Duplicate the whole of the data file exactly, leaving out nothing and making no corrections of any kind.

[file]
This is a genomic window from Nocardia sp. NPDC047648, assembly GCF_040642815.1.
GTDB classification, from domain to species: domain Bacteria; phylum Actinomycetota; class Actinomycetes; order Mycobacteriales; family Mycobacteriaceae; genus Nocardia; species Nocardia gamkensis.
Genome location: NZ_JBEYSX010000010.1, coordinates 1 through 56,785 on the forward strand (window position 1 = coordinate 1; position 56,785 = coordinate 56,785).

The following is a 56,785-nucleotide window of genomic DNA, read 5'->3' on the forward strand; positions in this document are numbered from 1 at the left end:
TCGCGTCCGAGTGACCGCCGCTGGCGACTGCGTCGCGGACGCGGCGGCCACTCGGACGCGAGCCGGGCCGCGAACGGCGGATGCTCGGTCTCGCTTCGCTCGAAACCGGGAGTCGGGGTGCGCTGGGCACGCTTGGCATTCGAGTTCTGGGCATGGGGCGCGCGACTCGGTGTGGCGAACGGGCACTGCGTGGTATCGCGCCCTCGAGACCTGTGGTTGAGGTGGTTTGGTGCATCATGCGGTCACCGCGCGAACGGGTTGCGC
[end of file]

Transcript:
This is a genomic window from Nocardia sp. NPDC047648, assembly GCF_040642815.1.
GTDB classification, from domain to species: domain Bacteria; phylum Actinomycetota; class Actinomycetes; order Mycobacteriales; family Mycobacteriaceae; genus Nocardia; species Nocardia gamkensis.
Genome location: NZ_JBEYSX010000010.1, coordinates 1 through 56,785 on the forward strand (window position 1 = coordinate 1; position 56,785 = coordinate 56,785).

The following is a 56,785-nucleotide window of genomic DNA, read 5'->3' on the forward strand; positions in this document are numbered from 1 at the left end:
TCGCGTCCGAGTGACCGCCGCTGGCGACTGCGTCGCGGACGCGGCGGCCACTCGGACGCGAGCCGGGCCGCGAACGGCGGATGCTCGGTCTCGCTTCGCTCGAAACCGGGAGTCGGGGTGCGCTGGGCACGCTTGGCATTCGAGTTCTGGGCATGGGGCGCGCGACTCGGTGTGGCGAACGGGCACTGCGTGGTATCGCGCCCTCGAGACCTGTGGTTGAGGTGGTTTGGTGCATCATGCGGTCACCGCGCGAACGGGTTGCGC